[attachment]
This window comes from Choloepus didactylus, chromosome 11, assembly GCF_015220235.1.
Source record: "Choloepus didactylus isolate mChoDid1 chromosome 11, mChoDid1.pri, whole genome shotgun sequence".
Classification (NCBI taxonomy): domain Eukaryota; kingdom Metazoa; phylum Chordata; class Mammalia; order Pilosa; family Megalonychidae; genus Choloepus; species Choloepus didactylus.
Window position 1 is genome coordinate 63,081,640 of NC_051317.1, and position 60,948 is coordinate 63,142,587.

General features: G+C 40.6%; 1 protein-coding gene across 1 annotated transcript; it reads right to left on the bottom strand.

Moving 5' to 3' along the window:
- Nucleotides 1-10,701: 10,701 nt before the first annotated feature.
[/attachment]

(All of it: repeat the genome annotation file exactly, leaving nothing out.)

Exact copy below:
This window comes from Choloepus didactylus, chromosome 11, assembly GCF_015220235.1.
Source record: "Choloepus didactylus isolate mChoDid1 chromosome 11, mChoDid1.pri, whole genome shotgun sequence".
Classification (NCBI taxonomy): domain Eukaryota; kingdom Metazoa; phylum Chordata; class Mammalia; order Pilosa; family Megalonychidae; genus Choloepus; species Choloepus didactylus.
Window position 1 is genome coordinate 63,081,640 of NC_051317.1, and position 60,948 is coordinate 63,142,587.

General features: G+C 40.6%; 1 protein-coding gene across 1 annotated transcript; it reads right to left on the bottom strand.

Moving 5' to 3' along the window:
- Nucleotides 1-10,701: 10,701 nt before the first annotated feature.